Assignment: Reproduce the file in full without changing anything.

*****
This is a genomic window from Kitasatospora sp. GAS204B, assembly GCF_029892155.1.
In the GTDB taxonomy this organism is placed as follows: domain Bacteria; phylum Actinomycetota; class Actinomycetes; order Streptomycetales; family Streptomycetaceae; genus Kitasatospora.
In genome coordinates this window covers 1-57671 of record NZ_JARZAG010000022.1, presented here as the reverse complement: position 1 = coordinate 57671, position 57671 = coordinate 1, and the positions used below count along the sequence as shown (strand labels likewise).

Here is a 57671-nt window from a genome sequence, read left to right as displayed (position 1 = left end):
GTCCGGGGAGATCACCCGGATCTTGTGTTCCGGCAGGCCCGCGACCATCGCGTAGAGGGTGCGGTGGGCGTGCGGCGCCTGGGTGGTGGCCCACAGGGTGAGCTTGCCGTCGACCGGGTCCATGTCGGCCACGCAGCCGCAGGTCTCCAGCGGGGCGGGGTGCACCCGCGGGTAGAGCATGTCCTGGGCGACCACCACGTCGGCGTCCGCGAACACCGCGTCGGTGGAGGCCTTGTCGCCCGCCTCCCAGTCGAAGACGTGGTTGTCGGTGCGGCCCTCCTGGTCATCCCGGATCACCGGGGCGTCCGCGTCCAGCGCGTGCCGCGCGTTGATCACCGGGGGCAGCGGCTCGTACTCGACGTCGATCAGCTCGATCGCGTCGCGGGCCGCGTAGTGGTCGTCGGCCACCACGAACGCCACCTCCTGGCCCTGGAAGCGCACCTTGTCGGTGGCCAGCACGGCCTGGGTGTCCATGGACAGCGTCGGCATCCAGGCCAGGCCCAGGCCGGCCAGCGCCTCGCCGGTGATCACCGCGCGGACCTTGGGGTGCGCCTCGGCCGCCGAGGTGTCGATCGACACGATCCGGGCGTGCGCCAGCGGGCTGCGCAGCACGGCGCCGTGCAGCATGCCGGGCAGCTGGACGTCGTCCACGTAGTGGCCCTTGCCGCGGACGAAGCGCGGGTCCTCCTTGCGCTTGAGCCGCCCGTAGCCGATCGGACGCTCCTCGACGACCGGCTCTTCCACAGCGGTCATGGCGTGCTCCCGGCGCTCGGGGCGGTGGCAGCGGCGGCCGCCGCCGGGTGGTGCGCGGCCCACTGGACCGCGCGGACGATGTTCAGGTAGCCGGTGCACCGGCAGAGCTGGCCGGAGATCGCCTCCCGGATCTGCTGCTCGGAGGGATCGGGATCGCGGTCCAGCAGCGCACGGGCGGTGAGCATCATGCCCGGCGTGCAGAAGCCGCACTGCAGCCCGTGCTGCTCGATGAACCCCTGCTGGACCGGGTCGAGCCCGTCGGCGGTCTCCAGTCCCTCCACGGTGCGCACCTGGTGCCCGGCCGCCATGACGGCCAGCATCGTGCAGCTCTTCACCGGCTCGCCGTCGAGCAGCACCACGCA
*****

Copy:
This is a genomic window from Kitasatospora sp. GAS204B, assembly GCF_029892155.1.
In the GTDB taxonomy this organism is placed as follows: domain Bacteria; phylum Actinomycetota; class Actinomycetes; order Streptomycetales; family Streptomycetaceae; genus Kitasatospora.
In genome coordinates this window covers 1-57671 of record NZ_JARZAG010000022.1, presented here as the reverse complement: position 1 = coordinate 57671, position 57671 = coordinate 1, and the positions used below count along the sequence as shown (strand labels likewise).

Here is a 57671-nt window from a genome sequence, read left to right as displayed (position 1 = left end):
GTCCGGGGAGATCACCCGGATCTTGTGTTCCGGCAGGCCCGCGACCATCGCGTAGAGGGTGCGGTGGGCGTGCGGCGCCTGGGTGGTGGCCCACAGGGTGAGCTTGCCGTCGACCGGGTCCATGTCGGCCACGCAGCCGCAGGTCTCCAGCGGGGCGGGGTGCACCCGCGGGTAGAGCATGTCCTGGGCGACCACCACGTCGGCGTCCGCGAACACCGCGTCGGTGGAGGCCTTGTCGCCCGCCTCCCAGTCGAAGACGTGGTTGTCGGTGCGGCCCTCCTGGTCATCCCGGATCACCGGGGCGTCCGCGTCCAGCGCGTGCCGCGCGTTGATCACCGGGGGCAGCGGCTCGTACTCGACGTCGATCAGCTCGATCGCGTCGCGGGCCGCGTAGTGGTCGTCGGCCACCACGAACGCCACCTCCTGGCCCTGGAAGCGCACCTTGTCGGTGGCCAGCACGGCCTGGGTGTCCATGGACAGCGTCGGCATCCAGGCCAGGCCCAGGCCGGCCAGCGCCTCGCCGGTGATCACCGCGCGGACCTTGGGGTGCGCCTCGGCCGCCGAGGTGTCGATCGACACGATCCGGGCGTGCGCCAGCGGGCTGCGCAGCACGGCGCCGTGCAGCATGCCGGGCAGCTGGACGTCGTCCACGTAGTGGCCCTTGCCGCGGACGAAGCGCGGGTCCTCCTTGCGCTTGAGCCGCCCGTAGCCGATCGGACGCTCCTCGACGACCGGCTCTTCCACAGCGGTCATGGCGTGCTCCCGGCGCTCGGGGCGGTGGCAGCGGCGGCCGCCGCCGGGTGGTGCGCGGCCCACTGGACCGCGCGGACGATGTTCAGGTAGCCGGTGCACCGGCAGAGCTGGCCGGAGATCGCCTCCCGGATCTGCTGCTCGGAGGGATCGGGATCGCGGTCCAGCAGCGCACGGGCGGTGAGCATCATGCCCGGCGTGCAGAAGCCGCACTGCAGCCCGTGCTGCTCGATGAACCCCTGCTGGACCGGGTCGAGCCCGTCGGCGGTCTCCAGTCCCTCCACGGTGCGCACCTGGTGCCCGGCCGCCATGACGGCCAGCATCGTGCAGCTCTTCACCGGCTCGCCGTCGAGCAGCACCACGCA